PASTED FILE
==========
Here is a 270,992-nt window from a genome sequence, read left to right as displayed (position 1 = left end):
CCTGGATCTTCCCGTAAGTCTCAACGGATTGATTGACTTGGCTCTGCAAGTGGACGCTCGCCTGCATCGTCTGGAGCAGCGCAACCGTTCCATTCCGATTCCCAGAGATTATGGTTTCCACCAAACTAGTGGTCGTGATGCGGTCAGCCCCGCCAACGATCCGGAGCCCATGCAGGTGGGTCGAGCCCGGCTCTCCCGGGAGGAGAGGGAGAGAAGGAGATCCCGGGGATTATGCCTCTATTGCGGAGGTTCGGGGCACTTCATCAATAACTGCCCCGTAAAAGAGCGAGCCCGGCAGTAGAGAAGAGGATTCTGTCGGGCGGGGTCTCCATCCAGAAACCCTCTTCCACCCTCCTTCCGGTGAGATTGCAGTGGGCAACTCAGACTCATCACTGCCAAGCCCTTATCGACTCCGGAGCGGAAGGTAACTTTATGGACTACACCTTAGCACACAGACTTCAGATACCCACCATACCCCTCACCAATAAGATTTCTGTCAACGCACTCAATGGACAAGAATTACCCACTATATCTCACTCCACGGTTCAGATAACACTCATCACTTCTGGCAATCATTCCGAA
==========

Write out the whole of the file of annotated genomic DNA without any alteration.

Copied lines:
Here is a 270,992-nt window from a genome sequence, read left to right as displayed (position 1 = left end):
CCTGGATCTTCCCGTAAGTCTCAACGGATTGATTGACTTGGCTCTGCAAGTGGACGCTCGCCTGCATCGTCTGGAGCAGCGCAACCGTTCCATTCCGATTCCCAGAGATTATGGTTTCCACCAAACTAGTGGTCGTGATGCGGTCAGCCCCGCCAACGATCCGGAGCCCATGCAGGTGGGTCGAGCCCGGCTCTCCCGGGAGGAGAGGGAGAGAAGGAGATCCCGGGGATTATGCCTCTATTGCGGAGGTTCGGGGCACTTCATCAATAACTGCCCCGTAAAAGAGCGAGCCCGGCAGTAGAGAAGAGGATTCTGTCGGGCGGGGTCTCCATCCAGAAACCCTCTTCCACCCTCCTTCCGGTGAGATTGCAGTGGGCAACTCAGACTCATCACTGCCAAGCCCTTATCGACTCCGGAGCGGAAGGTAACTTTATGGACTACACCTTAGCACACAGACTTCAGATACCCACCATACCCCTCACCAATAAGATTTCTGTCAACGCACTCAATGGACAAGAATTACCCACTATATCTCACTCCACGGTTCAGATAACACTCATCACTTCTGGCAATCATTCCGAA